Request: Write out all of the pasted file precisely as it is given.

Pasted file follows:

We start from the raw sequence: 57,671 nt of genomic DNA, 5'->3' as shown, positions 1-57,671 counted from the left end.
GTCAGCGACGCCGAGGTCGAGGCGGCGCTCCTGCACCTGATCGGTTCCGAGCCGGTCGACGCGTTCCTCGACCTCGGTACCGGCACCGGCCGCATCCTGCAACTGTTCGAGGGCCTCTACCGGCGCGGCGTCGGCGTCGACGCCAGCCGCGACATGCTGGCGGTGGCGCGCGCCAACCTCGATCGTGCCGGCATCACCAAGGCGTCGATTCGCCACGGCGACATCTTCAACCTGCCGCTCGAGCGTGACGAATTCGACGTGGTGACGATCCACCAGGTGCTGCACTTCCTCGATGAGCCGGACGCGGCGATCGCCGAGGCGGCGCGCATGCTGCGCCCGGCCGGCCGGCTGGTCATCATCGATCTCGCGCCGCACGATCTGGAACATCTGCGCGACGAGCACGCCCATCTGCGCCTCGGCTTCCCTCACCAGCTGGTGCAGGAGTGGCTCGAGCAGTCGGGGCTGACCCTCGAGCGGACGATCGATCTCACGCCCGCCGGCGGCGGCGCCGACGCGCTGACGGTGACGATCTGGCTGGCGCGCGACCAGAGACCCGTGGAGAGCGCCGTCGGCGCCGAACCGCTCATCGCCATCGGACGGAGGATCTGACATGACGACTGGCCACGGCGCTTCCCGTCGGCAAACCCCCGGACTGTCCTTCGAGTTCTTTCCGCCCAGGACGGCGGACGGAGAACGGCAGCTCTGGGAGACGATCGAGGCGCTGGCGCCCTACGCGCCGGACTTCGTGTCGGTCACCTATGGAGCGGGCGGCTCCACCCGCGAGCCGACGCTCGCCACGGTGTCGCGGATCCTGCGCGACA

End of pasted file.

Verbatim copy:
We start from the raw sequence: 57,671 nt of genomic DNA, 5'->3' as shown, positions 1-57,671 counted from the left end.
GTCAGCGACGCCGAGGTCGAGGCGGCGCTCCTGCACCTGATCGGTTCCGAGCCGGTCGACGCGTTCCTCGACCTCGGTACCGGCACCGGCCGCATCCTGCAACTGTTCGAGGGCCTCTACCGGCGCGGCGTCGGCGTCGACGCCAGCCGCGACATGCTGGCGGTGGCGCGCGCCAACCTCGATCGTGCCGGCATCACCAAGGCGTCGATTCGCCACGGCGACATCTTCAACCTGCCGCTCGAGCGTGACGAATTCGACGTGGTGACGATCCACCAGGTGCTGCACTTCCTCGATGAGCCGGACGCGGCGATCGCCGAGGCGGCGCGCATGCTGCGCCCGGCCGGCCGGCTGGTCATCATCGATCTCGCGCCGCACGATCTGGAACATCTGCGCGACGAGCACGCCCATCTGCGCCTCGGCTTCCCTCACCAGCTGGTGCAGGAGTGGCTCGAGCAGTCGGGGCTGACCCTCGAGCGGACGATCGATCTCACGCCCGCCGGCGGCGGCGCCGACGCGCTGACGGTGACGATCTGGCTGGCGCGCGACCAGAGACCCGTGGAGAGCGCCGTCGGCGCCGAACCGCTCATCGCCATCGGACGGAGGATCTGACATGACGACTGGCCACGGCGCTTCCCGTCGGCAAACCCCCGGACTGTCCTTCGAGTTCTTTCCGCCCAGGACGGCGGACGGAGAACGGCAGCTCTGGGAGACGATCGAGGCGCTGGCGCCCTACGCGCCGGACTTCGTGTCGGTCACCTATGGAGCGGGCGGCTCCACCCGCGAGCCGACGCTCGCCACGGTGTCGCGGATCCTGCGCGACA